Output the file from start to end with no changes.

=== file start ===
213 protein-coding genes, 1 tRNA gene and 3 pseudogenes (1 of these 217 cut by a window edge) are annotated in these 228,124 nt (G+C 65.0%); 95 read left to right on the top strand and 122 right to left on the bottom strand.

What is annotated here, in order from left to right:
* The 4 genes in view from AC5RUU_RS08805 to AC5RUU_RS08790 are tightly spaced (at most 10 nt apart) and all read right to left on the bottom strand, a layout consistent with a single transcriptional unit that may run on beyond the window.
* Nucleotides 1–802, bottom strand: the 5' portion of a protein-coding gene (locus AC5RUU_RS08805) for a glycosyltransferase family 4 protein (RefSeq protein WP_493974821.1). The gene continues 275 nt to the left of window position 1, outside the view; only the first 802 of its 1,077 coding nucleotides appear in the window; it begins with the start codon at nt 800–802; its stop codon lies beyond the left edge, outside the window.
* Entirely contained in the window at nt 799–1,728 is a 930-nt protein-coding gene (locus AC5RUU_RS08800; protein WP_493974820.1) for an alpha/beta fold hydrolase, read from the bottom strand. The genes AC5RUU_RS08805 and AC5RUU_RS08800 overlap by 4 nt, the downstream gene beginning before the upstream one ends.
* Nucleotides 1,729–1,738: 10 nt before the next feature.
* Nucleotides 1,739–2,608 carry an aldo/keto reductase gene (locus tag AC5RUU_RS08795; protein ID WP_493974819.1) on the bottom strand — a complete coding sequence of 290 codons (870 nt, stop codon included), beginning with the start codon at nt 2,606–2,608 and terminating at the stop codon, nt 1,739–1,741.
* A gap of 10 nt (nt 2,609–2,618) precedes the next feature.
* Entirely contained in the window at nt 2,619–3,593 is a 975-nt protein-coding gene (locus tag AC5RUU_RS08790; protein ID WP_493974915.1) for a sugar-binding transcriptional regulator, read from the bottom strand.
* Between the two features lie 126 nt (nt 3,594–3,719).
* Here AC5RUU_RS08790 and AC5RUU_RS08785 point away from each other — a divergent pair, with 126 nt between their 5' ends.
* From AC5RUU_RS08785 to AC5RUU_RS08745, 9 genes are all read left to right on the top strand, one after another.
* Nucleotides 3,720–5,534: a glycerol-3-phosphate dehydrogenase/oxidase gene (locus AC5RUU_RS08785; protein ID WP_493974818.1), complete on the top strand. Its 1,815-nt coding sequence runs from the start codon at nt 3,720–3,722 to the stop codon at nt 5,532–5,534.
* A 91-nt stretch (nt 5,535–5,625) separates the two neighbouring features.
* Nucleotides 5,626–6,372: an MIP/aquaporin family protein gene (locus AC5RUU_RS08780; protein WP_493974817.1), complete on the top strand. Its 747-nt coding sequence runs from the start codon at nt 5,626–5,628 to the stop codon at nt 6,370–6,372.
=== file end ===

213 protein-coding genes, 1 tRNA gene and 3 pseudogenes (1 of these 217 cut by a window edge) are annotated in these 228,124 nt (G+C 65.0%); 95 read left to right on the top strand and 122 right to left on the bottom strand.

What is annotated here, in order from left to right:
* The 4 genes in view from AC5RUU_RS08805 to AC5RUU_RS08790 are tightly spaced (at most 10 nt apart) and all read right to left on the bottom strand, a layout consistent with a single transcriptional unit that may run on beyond the window.
* Nucleotides 1–802, bottom strand: the 5' portion of a protein-coding gene (locus AC5RUU_RS08805) for a glycosyltransferase family 4 protein (RefSeq protein WP_493974821.1). The gene continues 275 nt to the left of window position 1, outside the view; only the first 802 of its 1,077 coding nucleotides appear in the window; it begins with the start codon at nt 800–802; its stop codon lies beyond the left edge, outside the window.
* Entirely contained in the window at nt 799–1,728 is a 930-nt protein-coding gene (locus AC5RUU_RS08800; protein WP_493974820.1) for an alpha/beta fold hydrolase, read from the bottom strand. The genes AC5RUU_RS08805 and AC5RUU_RS08800 overlap by 4 nt, the downstream gene beginning before the upstream one ends.
* Nucleotides 1,729–1,738: 10 nt before the next feature.
* Nucleotides 1,739–2,608 carry an aldo/keto reductase gene (locus tag AC5RUU_RS08795; protein ID WP_493974819.1) on the bottom strand — a complete coding sequence of 290 codons (870 nt, stop codon included), beginning with the start codon at nt 2,606–2,608 and terminating at the stop codon, nt 1,739–1,741.
* A gap of 10 nt (nt 2,609–2,618) precedes the next feature.
* Entirely contained in the window at nt 2,619–3,593 is a 975-nt protein-coding gene (locus tag AC5RUU_RS08790; protein ID WP_493974915.1) for a sugar-binding transcriptional regulator, read from the bottom strand.
* Between the two features lie 126 nt (nt 3,594–3,719).
* Here AC5RUU_RS08790 and AC5RUU_RS08785 point away from each other — a divergent pair, with 126 nt between their 5' ends.
* From AC5RUU_RS08785 to AC5RUU_RS08745, 9 genes are all read left to right on the top strand, one after another.
* Nucleotides 3,720–5,534: a glycerol-3-phosphate dehydrogenase/oxidase gene (locus AC5RUU_RS08785; protein ID WP_493974818.1), complete on the top strand. Its 1,815-nt coding sequence runs from the start codon at nt 3,720–3,722 to the stop codon at nt 5,532–5,534.
* A 91-nt stretch (nt 5,535–5,625) separates the two neighbouring features.
* Nucleotides 5,626–6,372: an MIP/aquaporin family protein gene (locus AC5RUU_RS08780; protein WP_493974817.1), complete on the top strand. Its 747-nt coding sequence runs from the start codon at nt 5,626–5,628 to the stop codon at nt 6,370–6,372.